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Malaysia to employ trafficked Bangladeshi workers

The Financial Express - March 9 ,2012. "The Malaysian government has decided to provide employment to a number of Bangladeshis, who were trafficked for labour exploitation through various channels in the country."

"Thirty-two Bangladeshis victims of human trafficking, who are currently interned in Malaysian shelter homes, would be the first to benefit from the decision, Malaysian national news agency Bernama reported on Wednesday.

Deputy Home Minister of Malaysia, Datuk Lee Chee Leong told the Bernama that after being released from the shelter home the first group of 32 would be given employment for a period of three years.

"To provide better protection for victims of human trafficking, the government announced a major policy decision, allowing the victims for labour exploitation cases to work in Malaysia upon their release from the shelter homes," Lee said in a statement.

The statement also said that the Home Ministry has imposed certain conditions for employment including prior consent from the victims and approval from their diplomatic missions.

According to the earlier procedure, once a victim was released from the shelter homes, the person had to return to their country of origin.

"This is due to the fact that victims' protection and rehabilitation is one of the crucial elements in the global effort to combat human trafficking, in addition to prosecuting the perpetrators of this heinous crime," said Lee.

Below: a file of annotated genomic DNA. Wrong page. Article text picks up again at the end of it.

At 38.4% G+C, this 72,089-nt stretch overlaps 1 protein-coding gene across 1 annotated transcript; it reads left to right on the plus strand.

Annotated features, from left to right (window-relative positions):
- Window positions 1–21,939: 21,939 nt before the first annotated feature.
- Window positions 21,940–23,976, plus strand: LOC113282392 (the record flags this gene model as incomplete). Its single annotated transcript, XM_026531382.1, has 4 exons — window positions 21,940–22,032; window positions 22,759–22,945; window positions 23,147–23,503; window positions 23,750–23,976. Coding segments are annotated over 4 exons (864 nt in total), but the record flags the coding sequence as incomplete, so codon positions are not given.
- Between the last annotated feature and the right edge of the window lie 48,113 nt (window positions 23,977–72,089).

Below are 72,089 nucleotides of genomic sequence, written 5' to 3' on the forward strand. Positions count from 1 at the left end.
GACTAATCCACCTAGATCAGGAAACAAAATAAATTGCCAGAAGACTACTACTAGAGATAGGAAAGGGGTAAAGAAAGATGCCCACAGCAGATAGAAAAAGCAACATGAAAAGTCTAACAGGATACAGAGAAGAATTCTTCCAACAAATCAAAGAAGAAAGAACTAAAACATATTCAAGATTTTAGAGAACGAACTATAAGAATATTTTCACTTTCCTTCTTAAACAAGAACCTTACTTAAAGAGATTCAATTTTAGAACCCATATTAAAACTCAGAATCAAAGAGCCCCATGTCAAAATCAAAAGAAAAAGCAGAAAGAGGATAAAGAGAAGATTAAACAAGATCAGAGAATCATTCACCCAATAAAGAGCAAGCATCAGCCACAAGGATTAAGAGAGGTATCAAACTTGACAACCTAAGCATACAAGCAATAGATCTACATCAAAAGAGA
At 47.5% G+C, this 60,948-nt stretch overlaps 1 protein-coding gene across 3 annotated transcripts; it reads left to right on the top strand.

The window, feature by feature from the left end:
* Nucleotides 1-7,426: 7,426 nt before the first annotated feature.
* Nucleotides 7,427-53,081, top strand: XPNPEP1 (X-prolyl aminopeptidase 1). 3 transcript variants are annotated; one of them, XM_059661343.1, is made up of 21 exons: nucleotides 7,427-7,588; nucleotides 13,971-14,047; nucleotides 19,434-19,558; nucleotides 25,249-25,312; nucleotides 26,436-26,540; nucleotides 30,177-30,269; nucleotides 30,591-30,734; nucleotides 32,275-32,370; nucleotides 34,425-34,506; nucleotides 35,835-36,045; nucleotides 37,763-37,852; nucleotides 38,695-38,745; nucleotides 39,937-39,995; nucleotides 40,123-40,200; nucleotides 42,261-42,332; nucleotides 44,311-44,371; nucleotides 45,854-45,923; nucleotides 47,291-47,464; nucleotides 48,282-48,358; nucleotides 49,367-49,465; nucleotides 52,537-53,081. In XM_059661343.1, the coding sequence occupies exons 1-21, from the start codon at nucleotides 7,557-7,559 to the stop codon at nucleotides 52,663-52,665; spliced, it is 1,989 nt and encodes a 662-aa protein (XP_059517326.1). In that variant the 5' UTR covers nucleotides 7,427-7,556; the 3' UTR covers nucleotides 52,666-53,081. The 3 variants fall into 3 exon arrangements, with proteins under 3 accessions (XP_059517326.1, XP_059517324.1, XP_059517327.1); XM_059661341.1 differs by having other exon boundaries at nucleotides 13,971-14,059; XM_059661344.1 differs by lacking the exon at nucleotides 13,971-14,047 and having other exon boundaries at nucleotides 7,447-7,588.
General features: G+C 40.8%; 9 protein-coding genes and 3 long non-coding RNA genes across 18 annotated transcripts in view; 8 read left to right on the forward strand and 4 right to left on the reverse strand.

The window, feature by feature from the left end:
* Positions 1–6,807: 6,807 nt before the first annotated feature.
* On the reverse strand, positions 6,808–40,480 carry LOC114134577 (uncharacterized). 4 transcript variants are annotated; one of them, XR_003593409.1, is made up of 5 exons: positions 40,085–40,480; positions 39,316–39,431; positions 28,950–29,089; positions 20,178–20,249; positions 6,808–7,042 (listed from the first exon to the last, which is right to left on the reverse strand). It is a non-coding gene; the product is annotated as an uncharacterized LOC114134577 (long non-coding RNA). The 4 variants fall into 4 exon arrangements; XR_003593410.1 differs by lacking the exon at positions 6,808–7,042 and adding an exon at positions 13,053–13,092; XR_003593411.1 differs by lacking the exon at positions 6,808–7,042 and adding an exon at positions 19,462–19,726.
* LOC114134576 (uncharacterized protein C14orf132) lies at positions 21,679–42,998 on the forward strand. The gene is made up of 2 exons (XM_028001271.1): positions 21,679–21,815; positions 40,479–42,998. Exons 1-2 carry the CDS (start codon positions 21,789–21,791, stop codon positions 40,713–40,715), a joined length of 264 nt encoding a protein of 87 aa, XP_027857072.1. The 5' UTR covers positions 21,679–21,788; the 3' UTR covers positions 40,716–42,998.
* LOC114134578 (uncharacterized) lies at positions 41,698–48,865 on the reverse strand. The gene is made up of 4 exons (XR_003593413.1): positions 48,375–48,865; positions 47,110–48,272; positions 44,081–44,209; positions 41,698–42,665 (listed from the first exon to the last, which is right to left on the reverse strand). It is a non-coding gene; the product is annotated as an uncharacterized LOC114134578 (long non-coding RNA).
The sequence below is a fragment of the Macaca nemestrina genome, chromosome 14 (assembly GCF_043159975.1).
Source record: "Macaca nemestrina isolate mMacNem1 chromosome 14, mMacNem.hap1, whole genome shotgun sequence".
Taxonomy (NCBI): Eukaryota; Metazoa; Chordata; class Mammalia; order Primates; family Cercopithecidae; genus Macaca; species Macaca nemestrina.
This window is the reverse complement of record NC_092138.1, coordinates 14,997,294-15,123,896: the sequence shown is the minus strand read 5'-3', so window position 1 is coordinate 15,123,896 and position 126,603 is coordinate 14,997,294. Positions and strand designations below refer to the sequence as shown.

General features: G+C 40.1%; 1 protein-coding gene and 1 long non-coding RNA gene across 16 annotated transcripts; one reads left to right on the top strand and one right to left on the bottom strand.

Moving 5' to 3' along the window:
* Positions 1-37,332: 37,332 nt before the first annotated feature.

He said the policy decision was announced by Home Minister Datuk Seri Hishammuddin Hussein on the sidelines of the Bali Process Workshop on Protection of Victims of Trafficking in Persons that Malaysia jointly hosted with the International Organisation for Migration (IOM) in Kuala Lumpur on Jan 12.

Senior Assistant Secretary (United Nations) of Ministry of Foreign Affairs of Bangladesh, Shelley Salehin, also attended the Bali Process Workshop.

On August 1, Malaysian government started the process of giving amnesty for irregular foreign workers in the country including around 3, 00,000 undocumented Bangladeshis, for meeting the country's local labour market demands.

The amnesty was also announced to allow the irregular workers to either return home without facing penalty or get regularised after registering with home country Embassy to continue with their jobs.

According to Foreign Ministry, around 2, 68,000 irregular Bangladeshi workers got registered with the Malaysian immigration until January 9 under the amnesty programme aimed at allowing them to return home without any penalty or get regularised.

When contacted, Mohammad Jobayed Hosen, Assistant Secretary (South East Asia Wing) of Ministry of foreign Affairs told the FE that they are not sure how many Bangladeshis are still staying in Malaysia illegally, after the amnesty period has ended on January 9.

The Southeast Asian nation froze recruitment from Bangladesh in early 2009 on the plea of economic recession, though experts in the sector believe it was because of malpractices in the recruitment system.

The present government is trying to reopen the labour market since assuming power."



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